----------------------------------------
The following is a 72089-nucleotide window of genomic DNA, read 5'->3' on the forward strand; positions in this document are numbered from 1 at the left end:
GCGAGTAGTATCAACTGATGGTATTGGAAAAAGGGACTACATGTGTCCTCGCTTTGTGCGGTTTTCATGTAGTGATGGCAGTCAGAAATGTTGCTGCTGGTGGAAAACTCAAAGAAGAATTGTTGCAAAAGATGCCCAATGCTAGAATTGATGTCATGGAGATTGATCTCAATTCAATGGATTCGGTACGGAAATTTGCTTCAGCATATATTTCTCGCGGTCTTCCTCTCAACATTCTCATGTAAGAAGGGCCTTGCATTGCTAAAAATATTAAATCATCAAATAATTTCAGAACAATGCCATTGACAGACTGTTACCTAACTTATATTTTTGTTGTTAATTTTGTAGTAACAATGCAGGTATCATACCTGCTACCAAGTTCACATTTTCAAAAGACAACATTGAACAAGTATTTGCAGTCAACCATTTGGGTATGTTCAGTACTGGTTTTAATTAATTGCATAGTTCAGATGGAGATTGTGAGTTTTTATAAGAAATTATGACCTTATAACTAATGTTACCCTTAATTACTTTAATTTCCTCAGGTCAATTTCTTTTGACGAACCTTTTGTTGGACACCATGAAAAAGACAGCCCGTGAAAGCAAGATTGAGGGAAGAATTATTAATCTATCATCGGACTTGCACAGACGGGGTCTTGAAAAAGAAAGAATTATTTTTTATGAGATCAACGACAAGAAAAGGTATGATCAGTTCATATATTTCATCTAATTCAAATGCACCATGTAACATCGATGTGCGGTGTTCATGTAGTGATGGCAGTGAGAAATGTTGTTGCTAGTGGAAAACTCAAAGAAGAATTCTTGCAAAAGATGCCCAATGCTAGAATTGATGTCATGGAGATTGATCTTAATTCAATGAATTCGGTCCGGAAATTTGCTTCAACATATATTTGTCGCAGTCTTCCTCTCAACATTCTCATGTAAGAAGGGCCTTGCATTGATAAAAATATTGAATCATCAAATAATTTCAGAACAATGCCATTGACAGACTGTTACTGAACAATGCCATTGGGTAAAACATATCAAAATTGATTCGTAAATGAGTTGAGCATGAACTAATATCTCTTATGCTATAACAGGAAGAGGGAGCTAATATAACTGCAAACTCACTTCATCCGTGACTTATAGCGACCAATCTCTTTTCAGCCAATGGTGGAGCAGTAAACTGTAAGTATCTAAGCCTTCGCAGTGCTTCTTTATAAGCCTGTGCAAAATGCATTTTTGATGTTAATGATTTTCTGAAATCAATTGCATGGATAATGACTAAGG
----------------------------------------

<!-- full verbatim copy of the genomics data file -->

The following is a 72089-nucleotide window of genomic DNA, read 5'->3' on the forward strand; positions in this document are numbered from 1 at the left end:
GCGAGTAGTATCAACTGATGGTATTGGAAAAAGGGACTACATGTGTCCTCGCTTTGTGCGGTTTTCATGTAGTGATGGCAGTCAGAAATGTTGCTGCTGGTGGAAAACTCAAAGAAGAATTGTTGCAAAAGATGCCCAATGCTAGAATTGATGTCATGGAGATTGATCTCAATTCAATGGATTCGGTACGGAAATTTGCTTCAGCATATATTTCTCGCGGTCTTCCTCTCAACATTCTCATGTAAGAAGGGCCTTGCATTGCTAAAAATATTAAATCATCAAATAATTTCAGAACAATGCCATTGACAGACTGTTACCTAACTTATATTTTTGTTGTTAATTTTGTAGTAACAATGCAGGTATCATACCTGCTACCAAGTTCACATTTTCAAAAGACAACATTGAACAAGTATTTGCAGTCAACCATTTGGGTATGTTCAGTACTGGTTTTAATTAATTGCATAGTTCAGATGGAGATTGTGAGTTTTTATAAGAAATTATGACCTTATAACTAATGTTACCCTTAATTACTTTAATTTCCTCAGGTCAATTTCTTTTGACGAACCTTTTGTTGGACACCATGAAAAAGACAGCCCGTGAAAGCAAGATTGAGGGAAGAATTATTAATCTATCATCGGACTTGCACAGACGGGGTCTTGAAAAAGAAAGAATTATTTTTTATGAGATCAACGACAAGAAAAGGTATGATCAGTTCATATATTTCATCTAATTCAAATGCACCATGTAACATCGATGTGCGGTGTTCATGTAGTGATGGCAGTGAGAAATGTTGTTGCTAGTGGAAAACTCAAAGAAGAATTCTTGCAAAAGATGCCCAATGCTAGAATTGATGTCATGGAGATTGATCTTAATTCAATGAATTCGGTCCGGAAATTTGCTTCAACATATATTTGTCGCAGTCTTCCTCTCAACATTCTCATGTAAGAAGGGCCTTGCATTGATAAAAATATTGAATCATCAAATAATTTCAGAACAATGCCATTGACAGACTGTTACTGAACAATGCCATTGGGTAAAACATATCAAAATTGATTCGTAAATGAGTTGAGCATGAACTAATATCTCTTATGCTATAACAGGAAGAGGGAGCTAATATAACTGCAAACTCACTTCATCCGTGACTTATAGCGACCAATCTCTTTTCAGCCAATGGTGGAGCAGTAAACTGTAAGTATCTAAGCCTTCGCAGTGCTTCTTTATAAGCCTGTGCAAAATGCATTTTTGATGTTAATGATTTTCTGAAATCAATTGCATGGATAATGACTAAGG